Today, I will mix it up a bit and go away from the closed low and the rain it will bring to Southern California by Thursday. Today, I will look on the other end of the spectrum, the exceptionally dry conditions in the Northwest.
It is not unusual to be dry for two and a half months in California for the summer into early fall. In fact, it is pretty normal. But the Pacific Northwest? This is an area of the nation that many people think is a pretty rainy place. Some of this is true; some of it is an overstatement. But in reality it does rain in this area fairly often, especially from the Cascades on west.
But since the beginning of August, even a few raindrops have been hard to come by. Below is a table showing some of the major cities along with how much rain has fallen since Aug. 1, what is normal during that time period and what percentage of normal rain has fallen.
These rainfall amounts are more like what one would expect in a desert region. All cities have had an extremely small percent of what is normal during this time, and a couple of places have had no rain at all. These are incredible numbers for this part of the country.
The weather is going to stay bone dry for another two days before changes finally take place. Rain will return to areas west of the Cascades on Friday as a cold front arrives. A second front will move in on Saturday. East of the Cascades, the first front will be mainly dry, but a couple of showers seems likely with the second front. And it looks wetter right on into next week with potentially for some pretty good rain amounts in parts of western Washington early next week.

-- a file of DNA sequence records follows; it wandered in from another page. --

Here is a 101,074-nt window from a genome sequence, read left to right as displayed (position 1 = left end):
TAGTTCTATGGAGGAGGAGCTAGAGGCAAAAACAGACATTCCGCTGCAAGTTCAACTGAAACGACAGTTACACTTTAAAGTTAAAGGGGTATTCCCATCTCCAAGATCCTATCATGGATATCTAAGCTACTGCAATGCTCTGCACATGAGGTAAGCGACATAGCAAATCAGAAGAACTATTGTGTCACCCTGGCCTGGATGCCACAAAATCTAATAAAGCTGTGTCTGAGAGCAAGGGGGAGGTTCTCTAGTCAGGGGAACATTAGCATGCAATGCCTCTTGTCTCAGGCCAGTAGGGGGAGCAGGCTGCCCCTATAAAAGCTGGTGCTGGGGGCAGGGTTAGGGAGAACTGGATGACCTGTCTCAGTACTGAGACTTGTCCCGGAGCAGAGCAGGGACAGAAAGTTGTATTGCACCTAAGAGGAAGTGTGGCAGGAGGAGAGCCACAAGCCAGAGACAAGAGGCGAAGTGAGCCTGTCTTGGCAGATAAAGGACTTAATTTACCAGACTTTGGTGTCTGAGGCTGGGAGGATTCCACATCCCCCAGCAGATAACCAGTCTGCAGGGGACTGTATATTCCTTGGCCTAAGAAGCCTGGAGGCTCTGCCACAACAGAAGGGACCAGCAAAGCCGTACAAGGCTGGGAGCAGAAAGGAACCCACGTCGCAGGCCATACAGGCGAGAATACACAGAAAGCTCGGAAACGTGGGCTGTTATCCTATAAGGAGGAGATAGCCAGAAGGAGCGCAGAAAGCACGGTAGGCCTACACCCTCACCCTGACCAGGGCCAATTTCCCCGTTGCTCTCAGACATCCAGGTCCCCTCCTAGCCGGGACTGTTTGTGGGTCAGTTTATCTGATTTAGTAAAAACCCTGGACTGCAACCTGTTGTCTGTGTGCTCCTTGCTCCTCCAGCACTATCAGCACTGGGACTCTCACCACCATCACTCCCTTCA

A prolonged rain-free pattern is setting in.
By this time in 1998 there was twice as much rain that had occurred to date compared to 2015-2016.
Could an unusual El Nino precipitation pattern be as simple as looking at the state of water temperatures?
One thing that I find interesting is that the pattern since fall has not been your typical El Nino storm pattern.
There are signs of a possible stormier pattern beginning the week of Jan. 18.
The cumulative effect of the series of storms will mean flooding, mudslides and debris flows are going to be a problems for much of the week